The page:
Posted on September 4, 2013 by Patricia Ann McNair9.4.2013 Journal Prompt Image from The Late Quartet September 4, 2013: He sat alone. Share this:ShareClick to email a link to a friend (Opens in new window)Click to print (Opens in new window)Click to share on Twitter (Opens in new window)Click to share on Facebook (Opens in new window)Like this:Like Loading... Related
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He sat alone. He sat at the bar with a glass half filled and he stared at his reflection in the mirror, and he was alone. Behind him the bar was busy and there was music playing, something he only half recognized, not the words but the song. He felt suddenly old and small and unimportant. He wondered what it had all been for and where all the years had gone and what his life now amounted to; he did not have an answer.
A part of him had always known the truth: that there was no meaning in anything. Once, years back and he was a boy then, when his thoughts had been liquid thoughts and he was a little drunk on cheap wine, he’d said as much. It had sounded bluff and lacking any real conviction. The girl he was with leaned into him and kissed him on the lips, soft as dream, and she put one hand down the front of his trousers, and that seemed to give the lie to what he’d just said.
He’d married that girl in time and the course of his life had been set in motion. He’d stood tall then and all the world at his feet and there’d seemed to be a purpose in his striding out to meet his future. Looking back, everything was quite predictable. A family followed and he’d risen up the corporate ladder and they’d moved to a bigger house and the girl he’d married was one day a stranger to him and not really someone he wanted to get to know.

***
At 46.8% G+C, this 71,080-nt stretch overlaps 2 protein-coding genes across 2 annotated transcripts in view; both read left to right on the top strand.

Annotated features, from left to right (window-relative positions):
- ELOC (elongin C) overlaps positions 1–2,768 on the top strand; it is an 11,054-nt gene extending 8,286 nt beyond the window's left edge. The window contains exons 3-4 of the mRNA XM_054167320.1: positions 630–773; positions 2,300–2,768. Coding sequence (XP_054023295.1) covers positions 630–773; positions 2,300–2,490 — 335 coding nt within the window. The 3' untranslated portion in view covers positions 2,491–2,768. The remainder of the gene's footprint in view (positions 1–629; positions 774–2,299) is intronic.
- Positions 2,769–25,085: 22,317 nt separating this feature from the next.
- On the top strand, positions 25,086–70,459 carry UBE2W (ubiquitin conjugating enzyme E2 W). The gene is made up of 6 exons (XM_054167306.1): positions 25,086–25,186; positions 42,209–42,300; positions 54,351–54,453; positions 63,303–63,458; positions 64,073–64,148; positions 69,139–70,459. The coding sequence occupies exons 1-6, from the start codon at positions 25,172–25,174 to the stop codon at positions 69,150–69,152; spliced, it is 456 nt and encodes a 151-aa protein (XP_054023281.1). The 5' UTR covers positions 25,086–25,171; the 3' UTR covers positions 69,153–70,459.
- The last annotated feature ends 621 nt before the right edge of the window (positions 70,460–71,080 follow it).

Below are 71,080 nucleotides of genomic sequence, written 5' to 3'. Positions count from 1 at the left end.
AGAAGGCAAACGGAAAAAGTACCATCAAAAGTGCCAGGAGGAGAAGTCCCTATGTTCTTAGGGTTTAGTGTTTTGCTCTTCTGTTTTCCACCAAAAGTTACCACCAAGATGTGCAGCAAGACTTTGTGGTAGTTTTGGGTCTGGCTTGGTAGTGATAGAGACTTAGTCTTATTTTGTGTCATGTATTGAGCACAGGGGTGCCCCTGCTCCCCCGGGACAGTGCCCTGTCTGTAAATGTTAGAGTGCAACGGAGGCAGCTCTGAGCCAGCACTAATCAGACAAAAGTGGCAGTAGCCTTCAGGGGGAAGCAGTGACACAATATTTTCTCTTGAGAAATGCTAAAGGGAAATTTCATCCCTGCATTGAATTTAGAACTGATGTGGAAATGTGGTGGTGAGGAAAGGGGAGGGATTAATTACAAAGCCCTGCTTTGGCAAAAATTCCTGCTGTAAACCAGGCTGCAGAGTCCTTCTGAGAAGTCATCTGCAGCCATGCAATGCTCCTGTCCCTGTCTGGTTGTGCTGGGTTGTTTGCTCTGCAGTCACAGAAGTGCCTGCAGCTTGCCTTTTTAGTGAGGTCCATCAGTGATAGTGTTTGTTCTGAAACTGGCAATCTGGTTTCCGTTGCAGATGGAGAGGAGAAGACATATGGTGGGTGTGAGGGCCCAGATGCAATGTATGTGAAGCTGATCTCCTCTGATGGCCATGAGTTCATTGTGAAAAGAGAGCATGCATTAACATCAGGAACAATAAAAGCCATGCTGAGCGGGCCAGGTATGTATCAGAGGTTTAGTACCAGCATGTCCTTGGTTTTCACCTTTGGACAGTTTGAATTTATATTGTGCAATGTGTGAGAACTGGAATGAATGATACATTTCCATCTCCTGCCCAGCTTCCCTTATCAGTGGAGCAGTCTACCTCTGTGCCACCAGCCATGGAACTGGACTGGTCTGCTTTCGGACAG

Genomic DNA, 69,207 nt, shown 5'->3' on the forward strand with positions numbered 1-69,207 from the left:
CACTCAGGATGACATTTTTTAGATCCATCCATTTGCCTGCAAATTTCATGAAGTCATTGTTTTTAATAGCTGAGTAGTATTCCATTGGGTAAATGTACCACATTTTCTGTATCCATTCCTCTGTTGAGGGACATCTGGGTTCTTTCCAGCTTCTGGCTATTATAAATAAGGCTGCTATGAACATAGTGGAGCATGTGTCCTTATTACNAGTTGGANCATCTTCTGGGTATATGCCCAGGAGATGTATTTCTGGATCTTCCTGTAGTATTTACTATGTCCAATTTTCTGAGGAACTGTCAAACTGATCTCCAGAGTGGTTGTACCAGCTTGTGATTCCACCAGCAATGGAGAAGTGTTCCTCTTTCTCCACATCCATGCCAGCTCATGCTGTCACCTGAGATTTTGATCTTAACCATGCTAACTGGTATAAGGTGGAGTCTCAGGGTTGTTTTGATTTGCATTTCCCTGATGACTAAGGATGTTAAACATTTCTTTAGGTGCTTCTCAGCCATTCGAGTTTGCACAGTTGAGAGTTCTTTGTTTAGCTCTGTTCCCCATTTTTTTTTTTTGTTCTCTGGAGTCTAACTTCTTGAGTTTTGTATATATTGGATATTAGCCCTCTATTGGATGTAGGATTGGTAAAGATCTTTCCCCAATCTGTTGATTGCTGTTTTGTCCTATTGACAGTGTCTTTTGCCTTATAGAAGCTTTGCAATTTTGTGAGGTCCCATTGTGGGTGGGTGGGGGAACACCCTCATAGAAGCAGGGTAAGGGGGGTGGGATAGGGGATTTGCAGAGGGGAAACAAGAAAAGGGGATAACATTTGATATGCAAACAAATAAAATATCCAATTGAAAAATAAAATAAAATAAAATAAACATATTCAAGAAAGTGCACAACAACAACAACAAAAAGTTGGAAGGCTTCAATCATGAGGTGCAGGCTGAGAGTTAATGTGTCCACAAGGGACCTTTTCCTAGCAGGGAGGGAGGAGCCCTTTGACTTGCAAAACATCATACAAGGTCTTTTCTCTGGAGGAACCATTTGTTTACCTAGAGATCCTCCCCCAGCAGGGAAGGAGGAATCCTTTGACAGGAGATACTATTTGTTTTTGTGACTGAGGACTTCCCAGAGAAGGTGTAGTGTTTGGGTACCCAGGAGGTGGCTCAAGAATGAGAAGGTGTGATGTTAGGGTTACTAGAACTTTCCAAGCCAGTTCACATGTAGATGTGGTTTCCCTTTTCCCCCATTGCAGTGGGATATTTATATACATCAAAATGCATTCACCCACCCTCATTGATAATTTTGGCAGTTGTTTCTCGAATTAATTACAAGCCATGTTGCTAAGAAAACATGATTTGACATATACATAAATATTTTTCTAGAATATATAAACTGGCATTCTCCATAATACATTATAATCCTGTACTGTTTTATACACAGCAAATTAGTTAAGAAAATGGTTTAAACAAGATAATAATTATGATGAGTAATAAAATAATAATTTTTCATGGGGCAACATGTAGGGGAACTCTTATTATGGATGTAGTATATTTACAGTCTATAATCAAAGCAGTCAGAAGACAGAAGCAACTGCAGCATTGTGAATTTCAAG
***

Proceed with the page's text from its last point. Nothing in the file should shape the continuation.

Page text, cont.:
He spent more and more time at work and there was someone there and she asked him back to her place one night and he felt suddenly alive and new and important again. Thirteen years he was with her and he thinks maybe his wife knew all the time, and his kids, too. And then one day it was over and the years were grey and cold and he woke up alone and lonely.
He was divorced now and living in the city again. He had a one bedroomed flat up on Lexington and all the windows nailed shut and a smell of fried food rising up through the floor. No room to hang his clothes or to store his books or set his shoes. He was smoking again and his fingers were stained yellow and his teeth were not white and he was drinking more than was good for him.
Once a week, a girl called Emmy, slept in his bed for money and the best part was watching her sleep. She smelled nice and in the morning she helped tidy up the place a bit and they had breakfast together. When she was gone, he felt dirty and small. And he wondered how it would all end and who would talk about him when he was gone and what they would say.
He went to the same bar every Friday and he drank expensive whisky till the world tilted under his step. And he listened to music that he sort of knew and he looked at himself in the mirror behind the bar and looked for the man he once was underneath the old that he’d become. And his thoughts all liquid again, he said out loud that life had no point to it and nothing did; but this time there was no one to kiss him and put a hand down the front of his trousers, and no one to give the lie to what he said.
Devastating. I think I’ll just go back to bed.
Emmmm! Yes, I suppose it is a bit bleak in its outlook. That happens sometimes! Thanks for reading, Judith.